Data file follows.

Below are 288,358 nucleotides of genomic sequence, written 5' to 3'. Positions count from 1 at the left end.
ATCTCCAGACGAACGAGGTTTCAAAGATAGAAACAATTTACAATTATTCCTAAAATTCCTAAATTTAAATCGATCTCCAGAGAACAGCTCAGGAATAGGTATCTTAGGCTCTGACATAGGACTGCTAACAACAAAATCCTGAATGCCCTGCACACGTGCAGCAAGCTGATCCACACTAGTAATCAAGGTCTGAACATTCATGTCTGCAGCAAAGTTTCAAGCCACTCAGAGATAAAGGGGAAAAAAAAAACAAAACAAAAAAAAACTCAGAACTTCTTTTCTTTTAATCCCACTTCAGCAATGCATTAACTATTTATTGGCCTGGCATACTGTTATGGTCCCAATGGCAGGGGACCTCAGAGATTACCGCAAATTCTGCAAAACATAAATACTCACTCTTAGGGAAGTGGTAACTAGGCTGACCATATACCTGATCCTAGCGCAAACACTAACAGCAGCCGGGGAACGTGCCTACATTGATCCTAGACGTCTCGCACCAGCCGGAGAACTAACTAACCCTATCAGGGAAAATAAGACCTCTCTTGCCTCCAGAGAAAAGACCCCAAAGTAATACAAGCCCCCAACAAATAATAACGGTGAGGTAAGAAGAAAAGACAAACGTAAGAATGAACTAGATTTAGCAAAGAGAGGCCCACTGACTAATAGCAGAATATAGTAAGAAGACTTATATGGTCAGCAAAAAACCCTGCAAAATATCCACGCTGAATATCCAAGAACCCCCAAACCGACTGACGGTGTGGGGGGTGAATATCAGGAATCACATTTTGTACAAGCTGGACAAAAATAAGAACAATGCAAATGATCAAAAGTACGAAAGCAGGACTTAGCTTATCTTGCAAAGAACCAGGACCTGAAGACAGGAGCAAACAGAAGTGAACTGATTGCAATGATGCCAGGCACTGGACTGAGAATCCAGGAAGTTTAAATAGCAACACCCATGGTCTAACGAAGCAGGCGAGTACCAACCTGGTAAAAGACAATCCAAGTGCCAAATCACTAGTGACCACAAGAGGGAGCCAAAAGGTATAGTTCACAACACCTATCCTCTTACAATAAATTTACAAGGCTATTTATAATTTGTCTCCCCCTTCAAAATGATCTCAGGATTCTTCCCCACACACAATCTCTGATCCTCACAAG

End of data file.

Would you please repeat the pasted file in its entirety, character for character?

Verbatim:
Below are 288,358 nucleotides of genomic sequence, written 5' to 3'. Positions count from 1 at the left end.
ATCTCCAGACGAACGAGGTTTCAAAGATAGAAACAATTTACAATTATTCCTAAAATTCCTAAATTTAAATCGATCTCCAGAGAACAGCTCAGGAATAGGTATCTTAGGCTCTGACATAGGACTGCTAACAACAAAATCCTGAATGCCCTGCACACGTGCAGCAAGCTGATCCACACTAGTAATCAAGGTCTGAACATTCATGTCTGCAGCAAAGTTTCAAGCCACTCAGAGATAAAGGGGAAAAAAAAAACAAAACAAAAAAAAACTCAGAACTTCTTTTCTTTTAATCCCACTTCAGCAATGCATTAACTATTTATTGGCCTGGCATACTGTTATGGTCCCAATGGCAGGGGACCTCAGAGATTACCGCAAATTCTGCAAAACATAAATACTCACTCTTAGGGAAGTGGTAACTAGGCTGACCATATACCTGATCCTAGCGCAAACACTAACAGCAGCCGGGGAACGTGCCTACATTGATCCTAGACGTCTCGCACCAGCCGGAGAACTAACTAACCCTATCAGGGAAAATAAGACCTCTCTTGCCTCCAGAGAAAAGACCCCAAAGTAATACAAGCCCCCAACAAATAATAACGGTGAGGTAAGAAGAAAAGACAAACGTAAGAATGAACTAGATTTAGCAAAGAGAGGCCCACTGACTAATAGCAGAATATAGTAAGAAGACTTATATGGTCAGCAAAAAACCCTGCAAAATATCCACGCTGAATATCCAAGAACCCCCAAACCGACTGACGGTGTGGGGGGTGAATATCAGGAATCACATTTTGTACAAGCTGGACAAAAATAAGAACAATGCAAATGATCAAAAGTACGAAAGCAGGACTTAGCTTATCTTGCAAAGAACCAGGACCTGAAGACAGGAGCAAACAGAAGTGAACTGATTGCAATGATGCCAGGCACTGGACTGAGAATCCAGGAAGTTTAAATAGCAACACCCATGGTCTAACGAAGCAGGCGAGTACCAACCTGGTAAAAGACAATCCAAGTGCCAAATCACTAGTGACCACAAGAGGGAGCCAAAAGGTATAGTTCACAACACCTATCCTCTTACAATAAATTTACAAGGCTATTTATAATTTGTCTCCCCCTTCAAAATGATCTCAGGATTCTTCCCCACACACAATCTCTGATCCTCACAAG